Connecting the Unknown to the Known
How to Develop Culturally Responsive Teaching for Distance Learning by Amielle Major, citing Zaretta Hammond
KQED Mindshift, May 20, 2020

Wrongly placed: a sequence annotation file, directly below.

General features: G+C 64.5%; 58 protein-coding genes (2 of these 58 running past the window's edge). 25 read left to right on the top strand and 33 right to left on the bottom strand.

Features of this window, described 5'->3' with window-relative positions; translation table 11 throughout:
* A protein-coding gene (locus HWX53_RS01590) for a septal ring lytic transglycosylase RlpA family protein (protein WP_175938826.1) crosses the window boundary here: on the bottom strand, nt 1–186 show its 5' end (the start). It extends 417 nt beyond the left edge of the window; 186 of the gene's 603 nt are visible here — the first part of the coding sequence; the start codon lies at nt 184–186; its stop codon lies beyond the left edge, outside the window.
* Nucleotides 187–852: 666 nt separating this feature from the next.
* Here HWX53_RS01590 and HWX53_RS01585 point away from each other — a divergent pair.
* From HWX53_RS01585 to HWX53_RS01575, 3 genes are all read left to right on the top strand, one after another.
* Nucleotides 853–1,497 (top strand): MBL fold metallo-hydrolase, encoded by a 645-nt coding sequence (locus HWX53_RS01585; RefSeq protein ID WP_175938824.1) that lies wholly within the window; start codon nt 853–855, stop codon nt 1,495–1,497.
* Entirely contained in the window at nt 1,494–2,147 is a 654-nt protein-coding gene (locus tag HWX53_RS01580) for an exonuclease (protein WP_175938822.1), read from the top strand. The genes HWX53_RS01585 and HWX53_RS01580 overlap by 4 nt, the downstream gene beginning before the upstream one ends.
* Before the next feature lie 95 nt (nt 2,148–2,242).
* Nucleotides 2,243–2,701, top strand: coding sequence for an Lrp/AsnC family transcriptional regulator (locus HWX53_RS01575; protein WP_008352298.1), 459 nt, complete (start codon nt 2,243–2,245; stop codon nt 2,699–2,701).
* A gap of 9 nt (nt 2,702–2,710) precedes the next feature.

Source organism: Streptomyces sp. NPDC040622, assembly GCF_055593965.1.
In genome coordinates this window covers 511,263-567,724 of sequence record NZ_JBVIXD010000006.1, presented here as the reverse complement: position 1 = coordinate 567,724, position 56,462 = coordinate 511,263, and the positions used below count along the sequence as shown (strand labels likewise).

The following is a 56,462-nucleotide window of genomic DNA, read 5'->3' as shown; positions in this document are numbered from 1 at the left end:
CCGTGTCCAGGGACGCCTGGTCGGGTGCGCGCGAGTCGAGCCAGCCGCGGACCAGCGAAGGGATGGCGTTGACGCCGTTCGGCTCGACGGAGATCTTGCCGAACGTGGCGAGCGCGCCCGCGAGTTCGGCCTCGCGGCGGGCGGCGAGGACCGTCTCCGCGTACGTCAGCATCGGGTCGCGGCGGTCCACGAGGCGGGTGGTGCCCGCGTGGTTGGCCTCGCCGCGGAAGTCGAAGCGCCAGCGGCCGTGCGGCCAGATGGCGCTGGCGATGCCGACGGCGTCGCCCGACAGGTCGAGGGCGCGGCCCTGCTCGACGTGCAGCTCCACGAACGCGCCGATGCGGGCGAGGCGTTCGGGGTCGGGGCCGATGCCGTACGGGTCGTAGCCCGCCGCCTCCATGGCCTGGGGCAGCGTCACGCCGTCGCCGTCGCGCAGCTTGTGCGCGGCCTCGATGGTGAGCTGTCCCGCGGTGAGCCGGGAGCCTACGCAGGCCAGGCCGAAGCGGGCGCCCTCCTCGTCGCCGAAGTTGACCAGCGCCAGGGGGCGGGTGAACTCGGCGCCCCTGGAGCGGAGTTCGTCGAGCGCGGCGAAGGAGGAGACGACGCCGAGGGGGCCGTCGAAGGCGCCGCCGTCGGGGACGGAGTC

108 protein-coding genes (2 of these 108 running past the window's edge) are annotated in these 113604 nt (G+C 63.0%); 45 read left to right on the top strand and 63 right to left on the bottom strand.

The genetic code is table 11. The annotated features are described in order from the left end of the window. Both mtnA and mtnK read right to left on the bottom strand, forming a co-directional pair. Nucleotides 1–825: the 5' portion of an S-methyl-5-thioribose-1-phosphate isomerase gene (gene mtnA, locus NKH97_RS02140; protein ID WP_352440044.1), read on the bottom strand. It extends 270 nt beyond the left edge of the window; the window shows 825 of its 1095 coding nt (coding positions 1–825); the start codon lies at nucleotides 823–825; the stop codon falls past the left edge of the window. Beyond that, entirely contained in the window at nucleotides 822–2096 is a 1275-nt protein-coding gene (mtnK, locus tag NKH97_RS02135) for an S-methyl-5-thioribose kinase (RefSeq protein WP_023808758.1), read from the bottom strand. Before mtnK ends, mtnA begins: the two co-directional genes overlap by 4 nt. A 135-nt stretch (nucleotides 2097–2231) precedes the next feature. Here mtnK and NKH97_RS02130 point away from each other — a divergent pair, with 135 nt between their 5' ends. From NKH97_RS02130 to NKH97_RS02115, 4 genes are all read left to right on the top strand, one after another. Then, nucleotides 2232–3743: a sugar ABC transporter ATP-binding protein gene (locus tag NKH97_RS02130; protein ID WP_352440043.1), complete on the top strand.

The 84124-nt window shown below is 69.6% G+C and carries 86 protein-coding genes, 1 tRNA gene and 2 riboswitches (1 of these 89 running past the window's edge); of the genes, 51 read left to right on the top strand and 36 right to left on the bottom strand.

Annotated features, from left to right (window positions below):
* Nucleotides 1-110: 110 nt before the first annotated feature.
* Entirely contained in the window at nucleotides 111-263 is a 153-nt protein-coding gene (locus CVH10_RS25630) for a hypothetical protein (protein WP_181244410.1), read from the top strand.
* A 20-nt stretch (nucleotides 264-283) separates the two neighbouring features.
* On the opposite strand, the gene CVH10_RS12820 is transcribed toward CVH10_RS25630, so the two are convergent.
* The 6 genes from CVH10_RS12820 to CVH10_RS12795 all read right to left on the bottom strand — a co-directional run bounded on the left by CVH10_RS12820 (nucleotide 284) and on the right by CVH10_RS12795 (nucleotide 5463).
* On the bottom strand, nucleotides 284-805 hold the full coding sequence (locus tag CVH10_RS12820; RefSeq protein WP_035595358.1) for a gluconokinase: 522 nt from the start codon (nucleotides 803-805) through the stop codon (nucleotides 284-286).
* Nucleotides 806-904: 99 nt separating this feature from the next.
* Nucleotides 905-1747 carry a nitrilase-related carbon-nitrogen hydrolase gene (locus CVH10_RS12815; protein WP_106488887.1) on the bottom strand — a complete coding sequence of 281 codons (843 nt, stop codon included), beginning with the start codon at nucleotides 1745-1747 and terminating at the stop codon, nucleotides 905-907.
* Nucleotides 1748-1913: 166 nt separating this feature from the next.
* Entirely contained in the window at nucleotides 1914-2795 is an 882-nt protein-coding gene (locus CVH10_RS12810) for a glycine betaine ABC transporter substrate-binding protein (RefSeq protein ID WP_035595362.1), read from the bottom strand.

As independent schools continue to reimagine education in the face of the novel coronavirus, they must consider their historical constructs and how to benefit those who have been traditionally disadvantaged. Zaretta Hammond, a major voice for such work, recently offered a webinar on "culturally responsive teaching for distance learning." It is summarized in this article by Amielle Major. The goals of culturally responsive teaching include "improving the learning capacity of students who have been marginalized educationally because of historical inequities" and "pushing back on dominant narratives about people of color." Culturally responsive instruction aims to place students at the center of their own learning, empowering and improving cognitive capacity. The summary speaks to our current moment by offering three strategies to implement during distance learning: deepen background knowledge, cultivate cognitive routines, and build word wealth. By drawing on marginalized students' own interests and experiences, and creating practices that consistently guide students to connect the unknown to the known, teachers can help these students make the shift from compliant learning to processing. Hammond insists that schools must continue to build brain power and agency in their students during distance learning, particularly for those students who have been historically marginalized.